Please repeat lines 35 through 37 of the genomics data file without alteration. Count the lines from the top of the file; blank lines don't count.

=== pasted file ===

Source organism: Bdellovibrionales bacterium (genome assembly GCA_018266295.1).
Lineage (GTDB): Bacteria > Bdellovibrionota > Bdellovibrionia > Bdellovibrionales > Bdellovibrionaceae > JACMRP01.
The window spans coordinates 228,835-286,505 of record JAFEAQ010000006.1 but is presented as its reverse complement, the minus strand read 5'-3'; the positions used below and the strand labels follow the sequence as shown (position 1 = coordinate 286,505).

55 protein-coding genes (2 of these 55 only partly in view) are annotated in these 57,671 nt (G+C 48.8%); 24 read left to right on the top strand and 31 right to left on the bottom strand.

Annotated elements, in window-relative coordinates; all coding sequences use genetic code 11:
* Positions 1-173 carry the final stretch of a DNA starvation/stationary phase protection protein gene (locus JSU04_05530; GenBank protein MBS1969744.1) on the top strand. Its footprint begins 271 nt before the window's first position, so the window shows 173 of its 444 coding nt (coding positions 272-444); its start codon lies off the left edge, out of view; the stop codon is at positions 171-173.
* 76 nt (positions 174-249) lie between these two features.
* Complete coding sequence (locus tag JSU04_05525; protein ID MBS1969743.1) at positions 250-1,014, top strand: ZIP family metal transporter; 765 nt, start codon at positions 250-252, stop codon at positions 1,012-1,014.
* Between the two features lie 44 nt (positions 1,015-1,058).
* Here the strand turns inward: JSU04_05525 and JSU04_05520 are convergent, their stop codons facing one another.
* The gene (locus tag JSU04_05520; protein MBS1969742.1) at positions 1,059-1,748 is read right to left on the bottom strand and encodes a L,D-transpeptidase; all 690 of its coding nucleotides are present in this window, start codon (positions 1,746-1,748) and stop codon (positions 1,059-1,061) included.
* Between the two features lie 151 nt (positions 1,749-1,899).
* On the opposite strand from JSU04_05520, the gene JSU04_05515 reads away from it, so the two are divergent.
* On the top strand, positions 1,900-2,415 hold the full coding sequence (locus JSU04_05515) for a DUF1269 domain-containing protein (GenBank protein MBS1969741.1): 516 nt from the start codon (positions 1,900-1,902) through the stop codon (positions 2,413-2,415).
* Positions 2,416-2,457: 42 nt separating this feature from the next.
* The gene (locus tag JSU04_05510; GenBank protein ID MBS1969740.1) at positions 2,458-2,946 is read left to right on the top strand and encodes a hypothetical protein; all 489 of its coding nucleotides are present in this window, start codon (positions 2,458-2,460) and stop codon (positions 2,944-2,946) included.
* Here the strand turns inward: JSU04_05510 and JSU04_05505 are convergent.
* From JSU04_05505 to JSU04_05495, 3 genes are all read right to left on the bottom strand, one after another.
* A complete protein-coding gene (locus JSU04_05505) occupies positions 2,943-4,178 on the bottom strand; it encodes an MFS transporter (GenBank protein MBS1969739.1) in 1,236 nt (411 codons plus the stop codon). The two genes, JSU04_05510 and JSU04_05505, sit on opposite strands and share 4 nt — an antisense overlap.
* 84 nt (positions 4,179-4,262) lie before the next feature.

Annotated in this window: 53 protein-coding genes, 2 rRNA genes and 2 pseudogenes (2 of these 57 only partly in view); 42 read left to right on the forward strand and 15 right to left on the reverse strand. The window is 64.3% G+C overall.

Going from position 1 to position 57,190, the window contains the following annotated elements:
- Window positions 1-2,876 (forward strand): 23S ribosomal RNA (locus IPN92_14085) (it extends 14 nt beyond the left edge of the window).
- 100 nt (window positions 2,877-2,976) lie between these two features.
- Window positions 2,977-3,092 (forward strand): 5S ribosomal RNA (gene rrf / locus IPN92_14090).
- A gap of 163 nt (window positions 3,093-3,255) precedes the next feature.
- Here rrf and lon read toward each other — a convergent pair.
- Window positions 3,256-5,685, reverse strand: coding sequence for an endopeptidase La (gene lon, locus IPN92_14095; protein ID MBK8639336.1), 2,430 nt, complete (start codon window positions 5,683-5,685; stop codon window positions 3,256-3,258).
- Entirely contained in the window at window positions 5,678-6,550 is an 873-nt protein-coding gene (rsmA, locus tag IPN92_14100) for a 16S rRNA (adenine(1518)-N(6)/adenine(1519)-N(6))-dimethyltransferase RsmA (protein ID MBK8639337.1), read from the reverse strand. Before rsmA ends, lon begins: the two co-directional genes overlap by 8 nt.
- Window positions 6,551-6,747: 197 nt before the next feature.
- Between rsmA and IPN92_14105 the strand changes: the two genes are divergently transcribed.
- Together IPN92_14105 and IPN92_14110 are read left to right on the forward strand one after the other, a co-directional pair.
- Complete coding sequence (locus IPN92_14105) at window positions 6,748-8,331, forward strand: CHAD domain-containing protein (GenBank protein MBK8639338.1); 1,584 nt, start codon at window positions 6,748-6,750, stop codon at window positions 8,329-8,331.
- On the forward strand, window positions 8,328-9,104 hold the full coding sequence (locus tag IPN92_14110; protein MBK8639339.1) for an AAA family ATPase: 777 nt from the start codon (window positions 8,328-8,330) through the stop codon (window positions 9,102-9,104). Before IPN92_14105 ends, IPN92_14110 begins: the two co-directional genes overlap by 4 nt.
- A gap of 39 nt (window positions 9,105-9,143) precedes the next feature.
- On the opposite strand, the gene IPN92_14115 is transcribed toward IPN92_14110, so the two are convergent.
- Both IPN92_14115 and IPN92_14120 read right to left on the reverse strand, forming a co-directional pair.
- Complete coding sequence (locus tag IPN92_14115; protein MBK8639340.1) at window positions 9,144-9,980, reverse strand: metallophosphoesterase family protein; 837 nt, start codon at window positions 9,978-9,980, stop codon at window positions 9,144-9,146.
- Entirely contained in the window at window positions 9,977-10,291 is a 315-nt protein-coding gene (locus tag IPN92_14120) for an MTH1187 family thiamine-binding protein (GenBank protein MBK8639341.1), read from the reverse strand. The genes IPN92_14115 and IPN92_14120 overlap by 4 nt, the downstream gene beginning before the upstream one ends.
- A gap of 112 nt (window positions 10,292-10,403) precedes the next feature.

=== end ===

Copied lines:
- A gap of 39 nt (window positions 9,105-9,143) precedes the next feature.
- On the opposite strand, the gene IPN92_14115 is transcribed toward IPN92_14110, so the two are convergent.
- Both IPN92_14115 and IPN92_14120 read right to left on the reverse strand, forming a co-directional pair.